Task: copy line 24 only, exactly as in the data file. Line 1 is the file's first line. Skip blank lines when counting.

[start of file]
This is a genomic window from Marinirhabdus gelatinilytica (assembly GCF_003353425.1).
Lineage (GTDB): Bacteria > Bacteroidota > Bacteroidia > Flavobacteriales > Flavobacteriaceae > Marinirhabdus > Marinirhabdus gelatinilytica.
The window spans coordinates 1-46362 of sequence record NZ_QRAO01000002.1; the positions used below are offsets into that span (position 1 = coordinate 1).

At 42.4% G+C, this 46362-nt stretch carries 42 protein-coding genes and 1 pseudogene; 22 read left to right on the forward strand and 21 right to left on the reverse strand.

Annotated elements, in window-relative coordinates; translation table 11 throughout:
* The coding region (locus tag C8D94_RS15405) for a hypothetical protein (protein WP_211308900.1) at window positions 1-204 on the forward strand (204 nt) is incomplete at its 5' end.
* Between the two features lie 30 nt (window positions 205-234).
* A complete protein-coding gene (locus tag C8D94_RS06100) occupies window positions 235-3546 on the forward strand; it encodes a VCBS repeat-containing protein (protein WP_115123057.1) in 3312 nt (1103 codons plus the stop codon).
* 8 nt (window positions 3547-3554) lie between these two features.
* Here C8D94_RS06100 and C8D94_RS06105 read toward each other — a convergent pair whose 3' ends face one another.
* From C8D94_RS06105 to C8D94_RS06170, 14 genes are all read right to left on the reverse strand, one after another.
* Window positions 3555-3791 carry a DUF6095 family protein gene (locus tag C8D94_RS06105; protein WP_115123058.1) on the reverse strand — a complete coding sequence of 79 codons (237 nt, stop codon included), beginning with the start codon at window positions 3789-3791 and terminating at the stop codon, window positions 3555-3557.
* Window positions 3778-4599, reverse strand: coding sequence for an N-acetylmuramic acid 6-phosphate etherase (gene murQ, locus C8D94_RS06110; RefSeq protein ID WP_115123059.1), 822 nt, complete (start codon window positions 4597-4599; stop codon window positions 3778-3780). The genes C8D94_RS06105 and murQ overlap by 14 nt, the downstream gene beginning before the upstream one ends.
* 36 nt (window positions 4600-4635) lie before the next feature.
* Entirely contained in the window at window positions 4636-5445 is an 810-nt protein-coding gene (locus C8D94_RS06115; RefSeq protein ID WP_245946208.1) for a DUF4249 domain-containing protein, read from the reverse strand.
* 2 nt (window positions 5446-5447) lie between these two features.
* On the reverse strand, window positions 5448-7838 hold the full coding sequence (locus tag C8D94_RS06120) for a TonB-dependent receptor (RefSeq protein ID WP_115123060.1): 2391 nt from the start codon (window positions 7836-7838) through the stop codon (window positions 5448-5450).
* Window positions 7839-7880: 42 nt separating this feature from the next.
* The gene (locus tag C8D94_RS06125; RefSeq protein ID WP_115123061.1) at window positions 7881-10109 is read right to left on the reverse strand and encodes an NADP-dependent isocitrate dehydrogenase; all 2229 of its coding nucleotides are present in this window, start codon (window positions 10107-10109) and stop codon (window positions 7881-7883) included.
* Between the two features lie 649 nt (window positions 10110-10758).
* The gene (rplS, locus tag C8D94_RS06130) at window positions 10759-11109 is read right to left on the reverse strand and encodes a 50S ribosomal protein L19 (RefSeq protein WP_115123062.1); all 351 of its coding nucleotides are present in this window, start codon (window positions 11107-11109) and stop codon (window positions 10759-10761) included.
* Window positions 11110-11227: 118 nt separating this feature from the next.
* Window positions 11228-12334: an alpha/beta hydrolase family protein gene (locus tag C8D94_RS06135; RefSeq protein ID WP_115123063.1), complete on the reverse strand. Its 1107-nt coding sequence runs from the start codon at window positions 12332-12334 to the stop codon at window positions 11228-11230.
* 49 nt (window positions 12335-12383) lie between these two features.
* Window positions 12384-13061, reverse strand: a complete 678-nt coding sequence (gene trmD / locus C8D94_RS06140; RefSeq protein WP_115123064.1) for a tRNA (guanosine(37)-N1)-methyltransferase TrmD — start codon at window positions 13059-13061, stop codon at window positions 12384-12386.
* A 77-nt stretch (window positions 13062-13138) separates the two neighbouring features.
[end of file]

* 49 nt (window positions 12335-12383) lie between these two features.